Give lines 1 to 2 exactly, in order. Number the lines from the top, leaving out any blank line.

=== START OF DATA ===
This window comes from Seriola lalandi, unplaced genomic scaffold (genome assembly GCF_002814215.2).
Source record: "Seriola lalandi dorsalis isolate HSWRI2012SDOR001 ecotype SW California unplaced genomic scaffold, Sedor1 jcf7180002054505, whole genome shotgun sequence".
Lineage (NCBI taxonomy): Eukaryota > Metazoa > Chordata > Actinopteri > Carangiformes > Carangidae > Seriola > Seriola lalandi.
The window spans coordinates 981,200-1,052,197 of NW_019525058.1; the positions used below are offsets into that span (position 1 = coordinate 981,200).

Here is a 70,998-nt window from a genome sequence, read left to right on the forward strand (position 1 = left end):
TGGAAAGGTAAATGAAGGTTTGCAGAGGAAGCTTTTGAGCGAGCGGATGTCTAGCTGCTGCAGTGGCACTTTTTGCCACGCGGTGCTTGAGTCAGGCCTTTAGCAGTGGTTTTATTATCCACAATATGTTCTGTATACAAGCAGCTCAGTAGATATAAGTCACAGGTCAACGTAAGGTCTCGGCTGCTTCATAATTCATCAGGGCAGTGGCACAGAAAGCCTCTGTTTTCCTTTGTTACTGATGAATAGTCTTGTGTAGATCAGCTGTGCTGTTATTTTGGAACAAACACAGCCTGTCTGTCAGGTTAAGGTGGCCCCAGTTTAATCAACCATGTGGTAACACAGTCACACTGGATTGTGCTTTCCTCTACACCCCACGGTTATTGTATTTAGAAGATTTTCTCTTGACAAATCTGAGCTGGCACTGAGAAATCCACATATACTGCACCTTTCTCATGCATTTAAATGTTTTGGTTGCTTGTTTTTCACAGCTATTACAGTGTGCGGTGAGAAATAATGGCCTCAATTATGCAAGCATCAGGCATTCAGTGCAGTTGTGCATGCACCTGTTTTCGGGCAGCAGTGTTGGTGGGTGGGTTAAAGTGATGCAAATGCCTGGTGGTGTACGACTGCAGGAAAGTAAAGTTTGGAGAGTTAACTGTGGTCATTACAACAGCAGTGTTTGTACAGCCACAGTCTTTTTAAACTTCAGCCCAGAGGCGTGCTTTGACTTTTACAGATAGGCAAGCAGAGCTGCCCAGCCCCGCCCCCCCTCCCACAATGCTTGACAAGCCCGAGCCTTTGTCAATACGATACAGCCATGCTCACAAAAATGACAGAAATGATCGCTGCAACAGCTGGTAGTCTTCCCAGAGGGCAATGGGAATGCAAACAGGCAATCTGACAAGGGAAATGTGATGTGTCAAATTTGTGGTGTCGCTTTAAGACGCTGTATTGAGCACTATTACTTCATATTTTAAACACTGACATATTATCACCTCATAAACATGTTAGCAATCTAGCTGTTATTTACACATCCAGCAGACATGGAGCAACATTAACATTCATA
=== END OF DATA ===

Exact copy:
This window comes from Seriola lalandi, unplaced genomic scaffold (genome assembly GCF_002814215.2).
Source record: "Seriola lalandi dorsalis isolate HSWRI2012SDOR001 ecotype SW California unplaced genomic scaffold, Sedor1 jcf7180002054505, whole genome shotgun sequence".